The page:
In theory I don’t need to write anything about the penultimate IHR Earlier Middle Ages Seminar of this term, because Magistra beat me to it already, but though she and I (as you can tell from her comments trail) have a lot of similar views on the early Middle Ages, when Peter Heather speaks, on “Vandal religious policy under Geneseric” or on anything else, views will frequently differ… I defer to Magistra for the actual description of the paper, and indeed deeper discussion about some of the themes, but I just wanted to mention a few things that came up in discussion.
Firstly, the Alans seem to be the barbarian group that everyone forgets. The first non-medievalist I mentioned this paper to reacted with incredulity that there was seriously a barbarian group called Alan, and refused to be as intrigued by their apparently Iranian dialect (as Professor Heather put it—I suspect much of the world would prefer the term Farsi, but as with his redefinition of Vandal Christianity as Homoian rather than Arian, again not a definition with which all would agree, this just shows that Professor Heather is not afraid to bend words to his views) as by their incongruous name. I was intrigued to learn that apparently there is a reasonable body of epigraphic evidence for this group and their tongue from around the Black Sea, where they’d been neighbours of the Goths with whom their successive generations eventually crossed Europe.
Another of his points that I wanted to hold onto was the amazing career of the Vandal king Geneseric (or Geiseric as he’s also called). As Professor Heather said, his people when he was born around Hungary can hardly have known about Africa, much less Carthage, its Punic heritage, or Christological heresy, but he leads his men through central Europe all the way to Spain, takes ship to Africa with many thousands of troops, takes one of the grandest capitals of the ancient world by marching along several hundred miles of desert coast in a ten-year campaign, while changing faith to one of two hotly debated brands of Christianity and thus becoming responsible for the passage of hundreds of thousands of people safely to a Heaven of which he can hardly have heard as a teenage warrior king. Before the end of his life he’d had the gates of Rome flung open to him as well. He died in peace. Not a bad run! As Professor Heather again said, almost none of the other barbarian kings travelled so far or lived long enough to see and do so much.
That takes me to the last point, which is one about numbers. Professor Heather is unusual among historians of what used to be called the Age of Migrations in as much as he still believes in migrations, or is perhaps the new wave of a counter-revisionist account of the last years of the Roman Empire in which large numbers of barbarians genuinely do move across Europe. He is not afraid to deal in large movements of peoples. So we talked about the extent to which Gothic names are picked up in Spain, and I said that this is curious because the prevailing wisdom doesn’t contemplate very many immigrants, and talked in terms of Nick Higham’s arguments about the rôle of political status in language change, but Professor Heather thinks it’s easier just to accept that actually there were quite a lot of Goths. As I say, the prevailing wisdom doesn’t, mainly because the immigration is almost archaeologically invisible, but Professor Heather made it clear that he didn’t see why he should defer to archaeologists in dealing with historical evidence, and I saw no point in making enemies there and then. (In this respect he may not fit perfectly into Jinty Nelson’s place at KCL…)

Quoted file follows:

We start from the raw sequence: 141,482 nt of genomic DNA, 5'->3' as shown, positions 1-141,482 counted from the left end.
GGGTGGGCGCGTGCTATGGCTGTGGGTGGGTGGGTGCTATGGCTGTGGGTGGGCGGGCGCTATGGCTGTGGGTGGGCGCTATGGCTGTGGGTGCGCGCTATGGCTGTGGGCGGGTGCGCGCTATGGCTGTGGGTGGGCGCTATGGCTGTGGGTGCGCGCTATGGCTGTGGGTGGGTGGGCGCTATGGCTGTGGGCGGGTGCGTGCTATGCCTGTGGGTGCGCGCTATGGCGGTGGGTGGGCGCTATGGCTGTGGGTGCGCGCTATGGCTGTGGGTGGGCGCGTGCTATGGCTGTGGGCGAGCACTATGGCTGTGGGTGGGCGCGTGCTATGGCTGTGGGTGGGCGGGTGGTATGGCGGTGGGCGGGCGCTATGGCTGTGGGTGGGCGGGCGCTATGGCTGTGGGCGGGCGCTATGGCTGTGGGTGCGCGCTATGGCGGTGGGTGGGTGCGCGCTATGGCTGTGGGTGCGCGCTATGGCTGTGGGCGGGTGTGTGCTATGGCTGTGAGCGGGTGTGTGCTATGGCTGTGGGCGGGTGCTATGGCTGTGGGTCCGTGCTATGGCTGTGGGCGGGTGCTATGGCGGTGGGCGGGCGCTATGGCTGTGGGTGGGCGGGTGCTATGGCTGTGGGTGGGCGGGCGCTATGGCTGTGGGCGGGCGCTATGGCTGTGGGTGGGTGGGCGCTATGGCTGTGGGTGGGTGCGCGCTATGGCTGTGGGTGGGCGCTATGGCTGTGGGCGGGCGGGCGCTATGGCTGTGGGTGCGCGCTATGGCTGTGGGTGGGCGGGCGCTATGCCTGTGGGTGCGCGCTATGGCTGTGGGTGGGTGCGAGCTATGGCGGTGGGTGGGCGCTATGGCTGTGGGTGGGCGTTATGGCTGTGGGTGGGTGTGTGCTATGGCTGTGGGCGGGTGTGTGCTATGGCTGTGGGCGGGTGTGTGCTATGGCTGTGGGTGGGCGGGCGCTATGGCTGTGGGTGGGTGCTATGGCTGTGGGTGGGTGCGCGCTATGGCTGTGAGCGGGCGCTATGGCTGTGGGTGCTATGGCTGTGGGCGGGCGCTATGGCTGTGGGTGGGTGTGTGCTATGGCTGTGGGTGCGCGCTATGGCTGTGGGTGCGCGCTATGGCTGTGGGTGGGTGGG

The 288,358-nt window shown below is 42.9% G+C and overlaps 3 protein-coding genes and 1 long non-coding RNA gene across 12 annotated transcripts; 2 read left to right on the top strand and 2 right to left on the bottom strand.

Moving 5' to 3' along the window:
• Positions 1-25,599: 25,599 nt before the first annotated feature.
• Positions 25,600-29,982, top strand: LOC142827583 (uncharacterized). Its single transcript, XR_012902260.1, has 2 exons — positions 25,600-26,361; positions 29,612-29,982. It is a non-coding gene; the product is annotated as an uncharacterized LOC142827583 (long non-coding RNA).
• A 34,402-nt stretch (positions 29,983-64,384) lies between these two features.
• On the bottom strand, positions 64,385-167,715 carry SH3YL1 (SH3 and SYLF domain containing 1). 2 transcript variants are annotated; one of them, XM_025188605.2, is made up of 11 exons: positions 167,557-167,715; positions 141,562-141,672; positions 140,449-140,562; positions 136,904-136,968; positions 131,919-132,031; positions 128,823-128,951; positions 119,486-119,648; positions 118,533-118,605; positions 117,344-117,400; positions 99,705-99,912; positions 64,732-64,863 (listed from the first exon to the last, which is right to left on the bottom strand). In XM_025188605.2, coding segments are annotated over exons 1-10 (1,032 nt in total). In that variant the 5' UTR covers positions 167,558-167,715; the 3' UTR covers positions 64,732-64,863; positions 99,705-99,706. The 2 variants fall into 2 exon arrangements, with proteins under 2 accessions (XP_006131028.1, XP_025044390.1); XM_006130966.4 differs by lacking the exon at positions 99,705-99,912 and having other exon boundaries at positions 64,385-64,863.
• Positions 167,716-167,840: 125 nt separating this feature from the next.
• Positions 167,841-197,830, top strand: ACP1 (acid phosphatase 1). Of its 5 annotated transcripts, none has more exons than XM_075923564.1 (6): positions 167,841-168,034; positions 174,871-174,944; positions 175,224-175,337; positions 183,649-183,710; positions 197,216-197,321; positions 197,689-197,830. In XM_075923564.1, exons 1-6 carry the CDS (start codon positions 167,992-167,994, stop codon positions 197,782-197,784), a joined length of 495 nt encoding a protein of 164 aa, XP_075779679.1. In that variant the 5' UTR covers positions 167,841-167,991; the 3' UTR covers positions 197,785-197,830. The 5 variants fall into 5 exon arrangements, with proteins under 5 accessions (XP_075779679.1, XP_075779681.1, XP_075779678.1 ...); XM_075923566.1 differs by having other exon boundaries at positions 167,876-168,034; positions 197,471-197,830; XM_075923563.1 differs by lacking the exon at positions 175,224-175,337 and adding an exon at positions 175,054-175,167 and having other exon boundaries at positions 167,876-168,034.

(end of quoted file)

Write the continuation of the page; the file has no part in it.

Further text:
So I asked him for his views on Richard Hitchcock’s ideas about Vandals in the Muslim army that invaded Spain in 711, and he was, although justly critical of Procopius’s numbers for the immigration into Spain, much surer than Professor Hitchcock had been that the Byzantine clearance of Vandals from Africa after the defeat of King Gelimer in 534 could have involved most of them; he said we should be thinking in terms of ethnic cleansing more than political settlement there. It’s this lack of fear to think in terms of really big events that makes Professor Heather’s take on things interesting. All the same, in this case I’m not sure I agree, or at least, I think that Vandal embedding into the Berber population over those centuries of rule in Africa would mean that the Vandal armies and the Vandal population would be rather different-looking bodies and the deliberate deportation of one would not necessarily remove the other. On the other hand, how militarised would the remainder be? and how much would that change in the three generations before the Muslims arrived? Nonetheless, at this beginning of the Vandal kingdom rather than the end where I was last caught thinking, I was entertained by Professor Heather’s take and as ever learned a lot from talking to him. My students will do well from him being their new lecturer…